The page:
Israeli scientist among team probing exoplanet 500 light years away

Israeli scientist among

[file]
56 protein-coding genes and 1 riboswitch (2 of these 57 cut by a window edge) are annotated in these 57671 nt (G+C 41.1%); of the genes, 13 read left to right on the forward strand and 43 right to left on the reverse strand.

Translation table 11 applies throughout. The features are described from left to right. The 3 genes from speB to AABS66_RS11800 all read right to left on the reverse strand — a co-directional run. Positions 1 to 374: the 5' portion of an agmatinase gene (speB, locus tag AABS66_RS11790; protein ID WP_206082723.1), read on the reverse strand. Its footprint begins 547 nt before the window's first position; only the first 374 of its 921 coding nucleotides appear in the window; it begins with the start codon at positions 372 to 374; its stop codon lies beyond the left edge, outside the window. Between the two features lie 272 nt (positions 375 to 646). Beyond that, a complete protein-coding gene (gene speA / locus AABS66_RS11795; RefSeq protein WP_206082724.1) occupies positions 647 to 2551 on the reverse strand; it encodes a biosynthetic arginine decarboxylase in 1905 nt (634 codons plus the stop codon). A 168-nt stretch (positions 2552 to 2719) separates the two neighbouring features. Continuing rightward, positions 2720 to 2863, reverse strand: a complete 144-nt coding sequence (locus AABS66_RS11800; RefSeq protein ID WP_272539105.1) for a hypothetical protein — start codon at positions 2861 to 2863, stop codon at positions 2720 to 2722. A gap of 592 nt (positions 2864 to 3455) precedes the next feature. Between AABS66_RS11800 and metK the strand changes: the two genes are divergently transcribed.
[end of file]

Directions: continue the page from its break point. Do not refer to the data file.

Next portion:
An international team of astrophysicists - including Tel Aviv University Prof. Tsevi Mazeh - has completed measurements that have firmly established the nature of the smallest and fastest-orbiting exoplanet known, CoRoT-7b. The rocky exoplanet, which revolves around a distant star 500 light years from our Sun, has a mass five times that of Earth's but a density similar to that of our planet, it was revealed on Wednesday. The planet, discovered last February by the French spaceship CoRoT, is so far away from Earth that it can't be viewed from here. It was revealed as a small black "stain" projected on its "rather unremarkable" mother star, clumsily called TYC 4799-1733-1 at the outset; the "stain" reappears on the star's surface every 20.4 hours. The star is now referred to as CoRoT-7 in honor of the French spaceship. Measurements conducted by astronomers resulted in calculations of the planet's radius as twice that of Earth's. To measure the planet's mass, the international team - comprised of scientists from Switzerland, France, Germany, Spain, Israel and other countries - had to find out exactly the star's velocity in space. The initial set of measurements, however, could not provide the mass of the exoplanet. Such a result requires extremely precise measurements of the velocity of the star, which is pulled slightly by the gravitational tug of the orbiting exoplanet. The problem with CoRoT-7b is that these tiny signals are blurred by stellar activity in the form of "starspots" (just like sunspots on our Sun), which are cooler regions on the surface of the star. Therefore, the main signal is linked to the rotation of the star, with makes one complete revolution in about 23 days. To get an answer, astronomers had to call upon the best exoplanet-hunting device in the world, the High Accuracy Radial velocity Planet Searcher (HARPS) spectrograph attached to the ESO 3.6-meter telescope at the La Silla Observatory in Chile. Combining CoRoT-7b's known radius, which is less than twice that of our Earth, the scientists learned that the exoplanet's density is quite similar to the Earth's, suggesting a solid, rocky world. The extensive dataset also reveals the presence of another so-called super-Earth in this alien solar system. "This is science at its thrilling and amazing best," says Didier Queloz, leader of the team that made the observations. "We did everything we could to learn what the object discovered by the CoRoT satellite looks like, and we found a unique system." The discovery of the exoplanet facing the constellation of Monoceros (the Unicorn) was announced a year after its detection and after several months of painstaking measurements with many telescopes on the ground. Cooler than our Sun, CoRoT-7 is also thought to be younger, estimated at 1.5 billion years. Mazeh, director of TAU's Raymond and Beverly Sackler Institute of Astronomy and the only Israeli in the international team, is an expert in binary stars, brown dwarfs and the search for substellar objects and extrasolar planets. He said that new knowledge about exoplanets far from Earth has boomed in recent years. "It's amazing that 25 years ago, when I started to become interested in this field, not a single exoplanet outside our solar system was known. Now, we have succeeded in discovering solar systems very similar to ours. This new achievement is especially exciting, as were were able to estimate the plant's mass and radius, which made it possible to calculate its density." Mazeh noted that even though the densities of CoRoT-7b and Earth were alike, they each have very different conditions on their surfaces. The scientists in the project believe, however, that the rocks on the surface of the exoplanet are similar to those on Earth. It may be, continues the TAU scientist, that billions of planets very similar to Earth exist throughout the galaxy, which contain about one hundred billion suns. "They are just waiting for us to come and discover them," he added.